A week later I got the picture from the Fotomat, put it, the order form, and ten bucks in an envelope and dropped it in the mail.
I waited, and waited, and waited for that ID to come, but it never did. Somehow I managed to find enough alcohol to make it through high school without a fake ID and went on with my life, never again thinking of the cruel commie bastards who got my hopes up, and then stole my ten bucks.
My 40th birthday party was a small affair with family and friends. It’s a milestone as birthday’s go. A half way point in life and a time to look around to reflect on where you are at and the journey that brought you there.
I was at a pretty good place, the only exception being the absence of my father who had passed away when I was twenty. I wished he was there, but I had a proxy in the form of his lifelong best friend who was in attendance with his wife.
“Happy birthday buddy,” he said as he handed me a gift wrapped box.
“You are not supposed to do this. We said no gifts,” I protested.
“Just shut up and just open it…..”
When I peeled back the paper I found a bound series of poster boards shown below.
“Okay, not sure what this is,” I muttered thinking it was some attempt at humor that I just wasn’t grasping.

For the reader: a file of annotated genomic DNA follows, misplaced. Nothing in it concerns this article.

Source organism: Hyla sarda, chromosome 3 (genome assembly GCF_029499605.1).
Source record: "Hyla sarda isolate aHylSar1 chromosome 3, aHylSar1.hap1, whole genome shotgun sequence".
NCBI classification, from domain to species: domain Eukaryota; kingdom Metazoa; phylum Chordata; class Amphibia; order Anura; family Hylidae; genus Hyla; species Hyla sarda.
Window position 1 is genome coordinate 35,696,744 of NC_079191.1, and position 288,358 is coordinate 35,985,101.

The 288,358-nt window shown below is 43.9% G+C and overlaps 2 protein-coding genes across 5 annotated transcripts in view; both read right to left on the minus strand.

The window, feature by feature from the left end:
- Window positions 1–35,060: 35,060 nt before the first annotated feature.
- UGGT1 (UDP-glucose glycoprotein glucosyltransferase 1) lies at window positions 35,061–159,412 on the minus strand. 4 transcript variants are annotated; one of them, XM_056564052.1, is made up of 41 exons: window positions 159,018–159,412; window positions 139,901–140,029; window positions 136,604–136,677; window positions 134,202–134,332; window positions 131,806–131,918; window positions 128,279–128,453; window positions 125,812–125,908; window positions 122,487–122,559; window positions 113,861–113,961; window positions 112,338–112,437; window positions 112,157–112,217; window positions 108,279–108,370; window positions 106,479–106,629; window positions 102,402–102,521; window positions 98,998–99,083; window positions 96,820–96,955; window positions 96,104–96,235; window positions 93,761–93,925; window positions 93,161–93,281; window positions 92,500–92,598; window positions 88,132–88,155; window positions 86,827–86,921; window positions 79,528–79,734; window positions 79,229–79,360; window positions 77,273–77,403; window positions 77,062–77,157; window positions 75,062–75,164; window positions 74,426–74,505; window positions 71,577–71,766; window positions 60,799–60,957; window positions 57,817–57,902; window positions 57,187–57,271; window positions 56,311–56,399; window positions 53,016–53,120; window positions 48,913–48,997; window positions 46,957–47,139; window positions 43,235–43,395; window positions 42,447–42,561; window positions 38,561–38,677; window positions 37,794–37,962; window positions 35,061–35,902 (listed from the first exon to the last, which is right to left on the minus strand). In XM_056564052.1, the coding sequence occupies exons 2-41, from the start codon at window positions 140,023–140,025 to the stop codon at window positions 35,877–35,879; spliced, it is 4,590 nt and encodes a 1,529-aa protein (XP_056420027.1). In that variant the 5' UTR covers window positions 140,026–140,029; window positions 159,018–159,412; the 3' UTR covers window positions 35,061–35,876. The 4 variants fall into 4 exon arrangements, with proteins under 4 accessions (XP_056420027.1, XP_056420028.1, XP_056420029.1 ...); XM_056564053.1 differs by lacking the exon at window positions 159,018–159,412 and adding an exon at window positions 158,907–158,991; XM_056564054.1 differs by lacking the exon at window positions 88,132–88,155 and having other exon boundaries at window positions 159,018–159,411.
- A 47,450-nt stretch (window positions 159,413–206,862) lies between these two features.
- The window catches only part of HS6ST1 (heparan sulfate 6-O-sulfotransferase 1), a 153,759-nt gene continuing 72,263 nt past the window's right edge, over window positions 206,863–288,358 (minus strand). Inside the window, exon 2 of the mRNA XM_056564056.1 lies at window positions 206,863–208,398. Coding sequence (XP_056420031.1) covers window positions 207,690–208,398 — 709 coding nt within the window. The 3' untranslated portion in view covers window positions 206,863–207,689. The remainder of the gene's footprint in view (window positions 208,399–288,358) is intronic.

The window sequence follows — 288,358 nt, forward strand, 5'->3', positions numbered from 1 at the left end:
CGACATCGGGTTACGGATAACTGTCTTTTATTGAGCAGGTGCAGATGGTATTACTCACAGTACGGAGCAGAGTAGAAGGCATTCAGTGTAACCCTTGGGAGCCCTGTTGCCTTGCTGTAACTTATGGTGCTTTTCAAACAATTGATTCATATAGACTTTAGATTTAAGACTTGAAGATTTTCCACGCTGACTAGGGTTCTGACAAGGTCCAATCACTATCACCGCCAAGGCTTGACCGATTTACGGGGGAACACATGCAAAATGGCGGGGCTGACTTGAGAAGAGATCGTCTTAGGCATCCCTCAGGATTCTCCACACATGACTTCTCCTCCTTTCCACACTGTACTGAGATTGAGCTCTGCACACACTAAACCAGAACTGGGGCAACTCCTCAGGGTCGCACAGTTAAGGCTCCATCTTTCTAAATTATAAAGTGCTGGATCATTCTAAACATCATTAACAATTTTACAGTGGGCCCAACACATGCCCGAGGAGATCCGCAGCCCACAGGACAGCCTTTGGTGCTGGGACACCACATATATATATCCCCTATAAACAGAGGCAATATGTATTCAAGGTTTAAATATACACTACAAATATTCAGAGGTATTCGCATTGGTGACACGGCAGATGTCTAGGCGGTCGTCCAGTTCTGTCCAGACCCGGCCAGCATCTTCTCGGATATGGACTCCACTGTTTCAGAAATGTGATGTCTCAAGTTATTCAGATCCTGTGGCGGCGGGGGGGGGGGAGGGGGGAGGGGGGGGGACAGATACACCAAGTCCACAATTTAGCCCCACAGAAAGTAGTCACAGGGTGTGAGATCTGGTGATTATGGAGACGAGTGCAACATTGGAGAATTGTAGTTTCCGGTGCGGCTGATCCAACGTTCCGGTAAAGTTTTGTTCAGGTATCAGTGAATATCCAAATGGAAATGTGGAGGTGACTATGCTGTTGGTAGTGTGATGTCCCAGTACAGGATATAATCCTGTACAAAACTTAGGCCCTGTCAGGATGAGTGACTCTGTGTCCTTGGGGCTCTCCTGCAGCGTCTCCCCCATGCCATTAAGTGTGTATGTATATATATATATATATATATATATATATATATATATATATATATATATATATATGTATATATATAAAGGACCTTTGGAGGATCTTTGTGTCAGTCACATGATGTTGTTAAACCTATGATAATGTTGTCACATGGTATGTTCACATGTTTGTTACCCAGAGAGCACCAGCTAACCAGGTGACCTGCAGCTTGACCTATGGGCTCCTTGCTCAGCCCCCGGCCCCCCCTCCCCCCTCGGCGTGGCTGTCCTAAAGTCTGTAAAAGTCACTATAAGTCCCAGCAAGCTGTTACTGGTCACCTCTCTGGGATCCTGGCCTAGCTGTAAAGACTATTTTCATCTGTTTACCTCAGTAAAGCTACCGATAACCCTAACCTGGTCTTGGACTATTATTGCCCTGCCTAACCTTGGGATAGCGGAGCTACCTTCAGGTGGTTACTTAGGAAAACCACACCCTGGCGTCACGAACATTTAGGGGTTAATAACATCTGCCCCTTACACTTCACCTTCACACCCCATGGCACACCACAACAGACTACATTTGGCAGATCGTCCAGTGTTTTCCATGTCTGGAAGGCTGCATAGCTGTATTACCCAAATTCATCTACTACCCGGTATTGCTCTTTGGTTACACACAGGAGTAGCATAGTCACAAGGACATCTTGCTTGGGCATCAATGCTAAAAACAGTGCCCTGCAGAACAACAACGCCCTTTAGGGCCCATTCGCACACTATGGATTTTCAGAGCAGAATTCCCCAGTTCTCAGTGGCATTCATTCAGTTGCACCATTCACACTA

“Really? You don’t remember any of this, ‘Tony Thompson’….?”
He proceeded to tell me of a phone call he got in 1985 from my father. At first he thought my father was crying, but soon realized he was laughing so hard he could barely speak. He told him how for the last few weeks, every time I came how from school the first thing I said was, “did any mail come for me today?”
Then one day while going through the mail my father found an item addressed to “Mr. Tony Thompson.” Not recognizing the name he opened it up to see if there was anything inside indicating if it went to a neighbor. The ID card inside showed it was correctly sent to our house, and the photo of the goofy teenage kid, wearing his father’s shirt and tie, showed exactly who it was meant for.
My father and his friend laughed about it for days, and a plot was hatched. My father put the ID away for safekeeping and on my 40th birthday was going to “present” it to me. He of course had no way of knowing he would not live to see that day.
Long after my father passed away, his friend reminded my mother of this story. She looked and looked through the house to try and find the ID, but never could. It was odd because my father was very neat and organized, one of those people who had a place for everything. But she could never find “that place.”
I laughed out loud when I realized what the gift meant. My father had a great sense of humor and was always making me and my friends laugh, and he managed to do it once last time from beyond the grave.
In the years since that night, occasionally when I visited my mother I would “wander” around the house, trying to see if there was some place I had missed where that ID had been hidden. I wanted that it more than ever, but was never able to find it.
The family that moved into the house was very nice. A young couple with two kids who have a lifetime of memories ahead of them. As the keys were handed over to them, I gave them my phone number and told them this story, just in case someday they come across that lost piece of “treasure.”